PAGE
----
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FDA: Some foods from four Japanese prefectures can't enter U.S.

By Elizabeth Landau, CNN
Fresh vegetables are among the foods produced near a Japanese power plant that won't be allowed in the United States.
Fresh vegetables are among the foods produced near a Japanese power plant that won't be allowed in the United States.
STORY HIGHLIGHTS
  • Milk, milk products, produce from parts of Japan affected
  • Other food products closest to nuclear plant will be diverted for testing
  • All entries from Japan will be flagged, FDA says

(CNN) -- In the wake of Japan's nuclear disaster, all milk, milk products, fresh vegetables and fruit from one of four prefectures closest to the quake-stricken Fukushima Daiichi nuclear power plant will be prevented from entering the United States, a spokesperson for the U.S. Food and Drug Administration said Tuesday.

All other food products produced or manufactured in one of those prefectures -- Fukushima, Ibaraki, Tochigi and Gunma -- will be diverted for testing, the spokesperson said. Food products from other parts of Japan will be tested as resources allow, but the FDA's main focus is food from these four areas, the spokesperson said.

The Fukushima Daiichi nuclear power plant suffered damage from the earthquake and tsunami that hit Japan on March 11. Efforts to bring the plant's cooling systems back online to stabilize the situation continue.

Some of these food products have already been officially taken off the domestic and export markets: Japanese Prime Minister Naoto Kan had previously ordered the governors of these four prefectures to halt the distribution of spinach and the local vegetable kakina and told the governor of Fukushima to cease all raw milk distribution, the FDA said.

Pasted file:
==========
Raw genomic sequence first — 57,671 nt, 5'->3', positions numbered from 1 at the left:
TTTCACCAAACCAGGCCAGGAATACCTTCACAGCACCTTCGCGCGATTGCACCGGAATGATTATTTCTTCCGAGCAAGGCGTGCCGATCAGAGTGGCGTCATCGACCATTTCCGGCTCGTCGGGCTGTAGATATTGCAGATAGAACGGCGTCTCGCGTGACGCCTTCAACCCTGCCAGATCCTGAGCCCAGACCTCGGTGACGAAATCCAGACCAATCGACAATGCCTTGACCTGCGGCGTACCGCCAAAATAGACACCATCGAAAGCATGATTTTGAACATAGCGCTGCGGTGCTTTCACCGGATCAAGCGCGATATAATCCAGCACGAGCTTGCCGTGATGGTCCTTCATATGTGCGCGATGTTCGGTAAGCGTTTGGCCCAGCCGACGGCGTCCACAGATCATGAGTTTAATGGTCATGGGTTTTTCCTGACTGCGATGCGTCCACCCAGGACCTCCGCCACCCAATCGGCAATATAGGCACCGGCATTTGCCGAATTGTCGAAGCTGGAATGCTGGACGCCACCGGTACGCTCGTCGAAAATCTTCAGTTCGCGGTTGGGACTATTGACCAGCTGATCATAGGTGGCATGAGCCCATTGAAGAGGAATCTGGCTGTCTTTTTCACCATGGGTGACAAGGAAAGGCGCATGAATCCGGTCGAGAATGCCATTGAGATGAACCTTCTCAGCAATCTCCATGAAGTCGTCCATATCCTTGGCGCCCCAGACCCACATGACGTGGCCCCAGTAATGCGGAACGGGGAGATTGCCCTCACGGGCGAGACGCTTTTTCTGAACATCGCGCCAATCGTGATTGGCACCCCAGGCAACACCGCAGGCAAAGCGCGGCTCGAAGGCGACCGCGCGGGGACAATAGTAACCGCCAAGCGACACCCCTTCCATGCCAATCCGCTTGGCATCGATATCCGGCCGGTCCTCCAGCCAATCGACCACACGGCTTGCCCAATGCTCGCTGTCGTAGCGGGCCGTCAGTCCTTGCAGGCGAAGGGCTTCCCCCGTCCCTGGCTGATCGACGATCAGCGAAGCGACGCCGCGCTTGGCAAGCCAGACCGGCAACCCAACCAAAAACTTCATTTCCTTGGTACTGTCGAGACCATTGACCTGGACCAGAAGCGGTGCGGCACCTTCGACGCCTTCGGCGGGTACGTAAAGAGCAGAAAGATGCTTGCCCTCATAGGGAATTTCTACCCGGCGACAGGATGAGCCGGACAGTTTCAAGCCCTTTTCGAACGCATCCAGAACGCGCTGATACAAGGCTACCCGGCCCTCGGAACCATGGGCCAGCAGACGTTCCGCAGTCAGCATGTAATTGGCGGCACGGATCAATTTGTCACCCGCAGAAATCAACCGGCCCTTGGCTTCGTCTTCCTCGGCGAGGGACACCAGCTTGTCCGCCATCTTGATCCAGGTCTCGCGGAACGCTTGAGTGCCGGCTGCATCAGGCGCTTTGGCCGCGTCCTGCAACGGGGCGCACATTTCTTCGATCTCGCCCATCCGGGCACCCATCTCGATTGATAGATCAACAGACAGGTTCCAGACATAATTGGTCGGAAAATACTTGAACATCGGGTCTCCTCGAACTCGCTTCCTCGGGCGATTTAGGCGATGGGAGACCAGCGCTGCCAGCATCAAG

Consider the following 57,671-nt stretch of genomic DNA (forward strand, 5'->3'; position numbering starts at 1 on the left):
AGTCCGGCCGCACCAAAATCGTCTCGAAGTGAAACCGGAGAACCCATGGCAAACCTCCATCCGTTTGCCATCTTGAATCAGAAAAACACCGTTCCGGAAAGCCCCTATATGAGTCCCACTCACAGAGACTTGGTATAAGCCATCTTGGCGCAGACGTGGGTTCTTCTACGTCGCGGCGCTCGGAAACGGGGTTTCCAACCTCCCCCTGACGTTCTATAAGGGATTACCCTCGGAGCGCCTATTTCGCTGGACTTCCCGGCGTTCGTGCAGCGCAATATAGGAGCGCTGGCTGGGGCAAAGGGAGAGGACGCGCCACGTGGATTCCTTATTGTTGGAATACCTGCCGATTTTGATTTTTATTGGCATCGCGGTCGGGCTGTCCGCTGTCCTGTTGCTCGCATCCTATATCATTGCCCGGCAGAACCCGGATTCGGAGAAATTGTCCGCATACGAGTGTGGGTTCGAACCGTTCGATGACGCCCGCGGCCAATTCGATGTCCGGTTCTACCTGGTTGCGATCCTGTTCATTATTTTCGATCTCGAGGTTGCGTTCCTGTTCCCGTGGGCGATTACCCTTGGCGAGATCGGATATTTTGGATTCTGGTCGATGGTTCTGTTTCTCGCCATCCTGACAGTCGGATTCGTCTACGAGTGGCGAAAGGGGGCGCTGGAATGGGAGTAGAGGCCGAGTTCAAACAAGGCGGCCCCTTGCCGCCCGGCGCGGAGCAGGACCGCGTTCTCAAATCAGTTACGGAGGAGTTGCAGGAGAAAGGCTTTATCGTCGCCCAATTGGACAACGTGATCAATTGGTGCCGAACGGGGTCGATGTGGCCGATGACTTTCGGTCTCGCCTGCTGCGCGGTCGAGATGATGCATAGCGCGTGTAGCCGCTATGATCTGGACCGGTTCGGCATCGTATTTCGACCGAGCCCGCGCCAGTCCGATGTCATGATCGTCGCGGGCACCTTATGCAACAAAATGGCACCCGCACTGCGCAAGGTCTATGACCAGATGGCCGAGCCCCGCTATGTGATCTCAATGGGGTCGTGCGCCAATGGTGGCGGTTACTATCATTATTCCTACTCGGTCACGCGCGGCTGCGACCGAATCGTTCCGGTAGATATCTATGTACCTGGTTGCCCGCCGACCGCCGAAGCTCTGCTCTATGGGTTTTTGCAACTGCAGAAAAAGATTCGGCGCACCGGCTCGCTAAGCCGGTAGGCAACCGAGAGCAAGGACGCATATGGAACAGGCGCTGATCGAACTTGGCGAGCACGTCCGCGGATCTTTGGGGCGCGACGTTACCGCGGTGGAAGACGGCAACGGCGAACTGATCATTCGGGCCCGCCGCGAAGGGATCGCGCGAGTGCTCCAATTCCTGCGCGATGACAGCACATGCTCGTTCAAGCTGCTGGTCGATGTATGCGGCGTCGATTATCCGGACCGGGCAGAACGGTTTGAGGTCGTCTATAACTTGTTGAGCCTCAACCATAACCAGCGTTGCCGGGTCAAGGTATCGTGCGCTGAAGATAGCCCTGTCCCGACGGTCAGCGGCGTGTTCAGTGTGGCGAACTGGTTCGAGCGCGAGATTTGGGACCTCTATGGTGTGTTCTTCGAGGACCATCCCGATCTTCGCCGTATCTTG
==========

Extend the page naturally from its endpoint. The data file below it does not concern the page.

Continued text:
Japan radiation concerns linger
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The FDA will continue to flag all entries from Japan in order to determine whether they originated from the affected area, the spokesperson said.

Levels of radioactive iodine in milk were found in four locations in Fukushima that ranged from about 20% over the acceptable limit to more than 17 times that limit, Japanese officials said Sunday. Testing at one location also found levels of cesium about 5% over the acceptable limit, the health ministry reported Sunday.

And in Ibaraki, a major center of vegetable production, tests at 10 locations found iodine levels in spinach that ranged from 5% over acceptable limits to more than 27 times that ceiling. At seven sites, levels of cesium grew from just above 4% to nearly four times the limit.

Keep in mind that the United States only imports 4% of food from Japan in general. And consuming the affected milk and spinach every day for a year would translate into taking in the same amount of radiation as a single CT scan, Japan's Chief Cabinet Secretary Yukio Edano has said.

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